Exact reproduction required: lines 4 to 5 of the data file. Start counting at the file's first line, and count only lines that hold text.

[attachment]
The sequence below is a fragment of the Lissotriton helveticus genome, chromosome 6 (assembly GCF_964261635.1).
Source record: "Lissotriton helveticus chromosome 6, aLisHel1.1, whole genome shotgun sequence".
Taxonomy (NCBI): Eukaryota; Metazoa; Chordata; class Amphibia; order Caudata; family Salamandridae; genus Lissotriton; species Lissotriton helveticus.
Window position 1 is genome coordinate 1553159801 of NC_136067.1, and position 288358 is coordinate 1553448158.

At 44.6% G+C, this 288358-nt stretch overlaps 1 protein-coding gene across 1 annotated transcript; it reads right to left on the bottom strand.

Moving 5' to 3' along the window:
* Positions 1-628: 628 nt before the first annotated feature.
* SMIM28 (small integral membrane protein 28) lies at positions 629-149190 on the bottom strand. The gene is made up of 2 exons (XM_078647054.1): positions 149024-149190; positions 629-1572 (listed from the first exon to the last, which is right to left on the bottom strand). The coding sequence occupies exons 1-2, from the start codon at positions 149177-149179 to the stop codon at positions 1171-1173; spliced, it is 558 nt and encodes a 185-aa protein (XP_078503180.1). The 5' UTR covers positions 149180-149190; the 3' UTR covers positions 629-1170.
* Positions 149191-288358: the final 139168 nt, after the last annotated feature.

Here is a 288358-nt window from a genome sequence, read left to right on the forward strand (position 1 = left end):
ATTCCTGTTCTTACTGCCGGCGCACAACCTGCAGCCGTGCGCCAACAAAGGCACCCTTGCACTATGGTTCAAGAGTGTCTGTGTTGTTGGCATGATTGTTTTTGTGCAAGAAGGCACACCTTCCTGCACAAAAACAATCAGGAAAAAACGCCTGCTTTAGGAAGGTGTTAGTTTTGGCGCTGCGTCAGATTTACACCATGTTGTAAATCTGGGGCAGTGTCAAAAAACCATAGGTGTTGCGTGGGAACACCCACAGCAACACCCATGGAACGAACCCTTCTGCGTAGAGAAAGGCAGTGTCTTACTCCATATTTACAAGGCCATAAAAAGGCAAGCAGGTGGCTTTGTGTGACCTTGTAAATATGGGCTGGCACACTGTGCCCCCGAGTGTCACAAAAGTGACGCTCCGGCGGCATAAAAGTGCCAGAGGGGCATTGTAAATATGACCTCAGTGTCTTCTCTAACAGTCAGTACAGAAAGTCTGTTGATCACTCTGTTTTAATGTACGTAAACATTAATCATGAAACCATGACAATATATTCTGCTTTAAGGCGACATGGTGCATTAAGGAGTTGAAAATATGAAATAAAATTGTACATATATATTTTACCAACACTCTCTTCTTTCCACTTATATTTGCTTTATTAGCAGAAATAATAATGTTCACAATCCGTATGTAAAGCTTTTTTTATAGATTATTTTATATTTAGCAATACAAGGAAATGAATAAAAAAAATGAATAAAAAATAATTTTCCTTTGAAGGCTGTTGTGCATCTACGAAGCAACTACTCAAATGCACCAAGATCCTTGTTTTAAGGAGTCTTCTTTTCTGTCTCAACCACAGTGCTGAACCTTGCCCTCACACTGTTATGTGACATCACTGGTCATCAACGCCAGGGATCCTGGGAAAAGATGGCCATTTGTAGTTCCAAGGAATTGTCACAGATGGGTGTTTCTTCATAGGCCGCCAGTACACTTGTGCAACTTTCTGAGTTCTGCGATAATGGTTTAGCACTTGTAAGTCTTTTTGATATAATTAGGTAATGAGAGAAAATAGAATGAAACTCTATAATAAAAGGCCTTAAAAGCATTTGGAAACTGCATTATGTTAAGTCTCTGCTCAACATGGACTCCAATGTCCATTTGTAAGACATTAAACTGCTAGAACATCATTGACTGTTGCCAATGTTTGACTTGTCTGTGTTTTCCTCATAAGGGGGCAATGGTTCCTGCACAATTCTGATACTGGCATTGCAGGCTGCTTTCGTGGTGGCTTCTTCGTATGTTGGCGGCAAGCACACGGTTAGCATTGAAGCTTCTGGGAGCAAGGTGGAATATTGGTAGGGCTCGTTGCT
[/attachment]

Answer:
Window position 1 is genome coordinate 1553159801 of NC_136067.1, and position 288358 is coordinate 1553448158.

At 44.6% G+C, this 288358-nt stretch overlaps 1 protein-coding gene across 1 annotated transcript; it reads right to left on the bottom strand.